I followed the coast round and walked along past the sandy beaches until I reached the headland at the end. At this point, I turned back and re-traced my steps, back through the Old Town, back along past the marina and through a modern shopping center for a couple of miles heading towards the bus station.


Thankfully there was no sign of any rain and before midday I was back at Budva bus station with the intention of taking another bus up to Cetinje, the old capital up in the mountains of Montenegro. Unfortunately the mountain road was closed and there were no buses, so I duly made my way back to Tivat.

Enjoying a margarita in the sun

For the rest of the afternoon I decided to have another wander around Tivat and planned a 5 mile circular walk which started along the coast and then wound its way back through the town. About half way round I came across the Waikiki Beach Bar and soon really felt like I was on holiday as I enjoyed lively music and a delicious Greek salad washed down with a margarita!

Sunny and rainy in Tivat park

As I made my way back through the town towards my hotel, the sky turned rather sinister looking as dark grey clouds were forming over the mountains. As I reached the park, large random spots of rain began to fall although the sun was still shining!

Tivat park was not a neat or perfectly manicured park but as I walked through in the rain I could hear the birds and smell the pine from the trees and it was just lovely… maybe without a companion and in solitude by yourself you notice these things a little bit more…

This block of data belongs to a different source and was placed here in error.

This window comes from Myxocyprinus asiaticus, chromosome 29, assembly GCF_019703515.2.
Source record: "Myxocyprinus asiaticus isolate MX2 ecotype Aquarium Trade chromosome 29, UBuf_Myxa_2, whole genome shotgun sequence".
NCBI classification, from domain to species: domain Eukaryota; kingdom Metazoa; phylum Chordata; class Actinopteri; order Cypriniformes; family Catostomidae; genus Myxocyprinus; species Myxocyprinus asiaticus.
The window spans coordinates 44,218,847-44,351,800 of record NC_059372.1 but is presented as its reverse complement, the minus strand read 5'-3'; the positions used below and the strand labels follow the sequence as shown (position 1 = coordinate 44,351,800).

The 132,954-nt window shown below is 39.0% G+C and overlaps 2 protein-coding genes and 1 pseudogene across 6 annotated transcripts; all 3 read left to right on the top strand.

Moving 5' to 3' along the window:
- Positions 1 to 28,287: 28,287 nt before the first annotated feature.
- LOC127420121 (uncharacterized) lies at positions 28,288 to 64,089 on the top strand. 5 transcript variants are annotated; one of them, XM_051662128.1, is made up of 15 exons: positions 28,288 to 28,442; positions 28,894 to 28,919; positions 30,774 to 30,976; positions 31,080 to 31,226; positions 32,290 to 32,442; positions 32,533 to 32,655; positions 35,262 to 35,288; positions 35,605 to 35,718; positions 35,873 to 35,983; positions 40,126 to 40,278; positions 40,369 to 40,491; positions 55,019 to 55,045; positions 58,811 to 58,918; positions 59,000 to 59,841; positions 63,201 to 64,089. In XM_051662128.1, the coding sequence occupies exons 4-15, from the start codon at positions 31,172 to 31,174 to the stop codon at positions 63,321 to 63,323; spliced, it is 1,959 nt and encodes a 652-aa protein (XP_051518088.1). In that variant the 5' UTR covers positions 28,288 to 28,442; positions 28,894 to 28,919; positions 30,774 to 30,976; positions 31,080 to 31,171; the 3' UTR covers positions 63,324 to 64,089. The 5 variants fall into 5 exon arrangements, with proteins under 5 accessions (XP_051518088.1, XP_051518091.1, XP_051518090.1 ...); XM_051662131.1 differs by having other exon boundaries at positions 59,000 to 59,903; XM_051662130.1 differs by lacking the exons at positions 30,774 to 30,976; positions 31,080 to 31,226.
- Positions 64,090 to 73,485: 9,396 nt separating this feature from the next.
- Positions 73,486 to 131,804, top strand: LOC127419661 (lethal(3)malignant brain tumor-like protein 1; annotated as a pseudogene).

Dark and stormy Tivat

I had a short coffee pit stop at the marina before hurrying back to the hotel whilst glancing at the lightening in the mountains beyond…

I had dinner in my hotel that evening and not wanting to sit alone in my room I decided to sample the local brandy to end the meal… There are different types of Montenegrin brandy and I chose the plum one which sounded tasty. Wow… this was so strong it took me about half an hour to drink it and there was no way I could taste any plums!

Day 3 (Wednesday)

While in Kotor on Monday afternoon I had wandered into a small travel agency looking for an excursion. Following a short email exchange on Tuesday I had booked myself onto a tour to Lovćen national park.

Higher up above the Bay of Kotor

The mini bus picked me up from my hotel at 09:30 before collecting a young couple from Macedonia and a middle aged couple from Yorkshire in England. The 6 of us (including the driver) set off up the steep mountain roads for the stunning drive to Lovćen. The driver made plenty of photographic stops as we twisted and turned up the hairpin bends or the ‘serpentinies’ as he called them! We drove through the clouds which meant the views were not as good as they usually are…

Entrance to the mausoleum

The road from Kotor to the national park is UNESCO protected and once in the national park there is work being undertaken to widen some of them. There are two peaks in the national park and the second highest is called Jezerski Vrh which at 1657 m is higher than Ben Nevis (1345 m)!